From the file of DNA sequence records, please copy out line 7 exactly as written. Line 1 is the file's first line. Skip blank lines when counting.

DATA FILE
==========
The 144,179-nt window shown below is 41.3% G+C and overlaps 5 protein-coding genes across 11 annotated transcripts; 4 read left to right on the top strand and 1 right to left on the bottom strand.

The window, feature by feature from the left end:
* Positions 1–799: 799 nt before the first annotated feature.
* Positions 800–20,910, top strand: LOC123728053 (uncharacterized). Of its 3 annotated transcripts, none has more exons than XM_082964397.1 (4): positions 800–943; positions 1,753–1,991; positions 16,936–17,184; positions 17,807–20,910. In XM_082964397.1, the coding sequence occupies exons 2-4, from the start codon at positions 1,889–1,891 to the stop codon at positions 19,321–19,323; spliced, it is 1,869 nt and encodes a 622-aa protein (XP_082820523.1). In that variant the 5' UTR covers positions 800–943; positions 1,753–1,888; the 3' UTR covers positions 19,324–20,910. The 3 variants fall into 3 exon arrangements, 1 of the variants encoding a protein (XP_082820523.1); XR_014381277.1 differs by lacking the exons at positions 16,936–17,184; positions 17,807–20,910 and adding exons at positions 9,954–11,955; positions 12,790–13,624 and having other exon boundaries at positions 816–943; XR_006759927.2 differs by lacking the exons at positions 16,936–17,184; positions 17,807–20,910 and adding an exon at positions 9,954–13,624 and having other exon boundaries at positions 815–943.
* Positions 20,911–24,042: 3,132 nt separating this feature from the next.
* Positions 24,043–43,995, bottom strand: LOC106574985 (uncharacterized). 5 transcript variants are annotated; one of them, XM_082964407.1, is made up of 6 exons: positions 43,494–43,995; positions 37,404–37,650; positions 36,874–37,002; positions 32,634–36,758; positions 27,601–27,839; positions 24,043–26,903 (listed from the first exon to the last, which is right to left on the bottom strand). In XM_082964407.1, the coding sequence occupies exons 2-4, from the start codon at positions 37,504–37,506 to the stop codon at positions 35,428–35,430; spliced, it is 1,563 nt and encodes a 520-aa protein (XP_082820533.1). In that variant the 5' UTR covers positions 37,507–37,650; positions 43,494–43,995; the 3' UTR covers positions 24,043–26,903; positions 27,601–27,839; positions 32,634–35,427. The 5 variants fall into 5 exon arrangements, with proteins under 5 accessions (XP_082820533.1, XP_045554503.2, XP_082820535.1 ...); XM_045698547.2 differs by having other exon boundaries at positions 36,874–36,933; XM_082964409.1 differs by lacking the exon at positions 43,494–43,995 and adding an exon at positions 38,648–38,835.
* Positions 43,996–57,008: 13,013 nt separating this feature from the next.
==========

* Positions 43,996–57,008: 13,013 nt separating this feature from the next.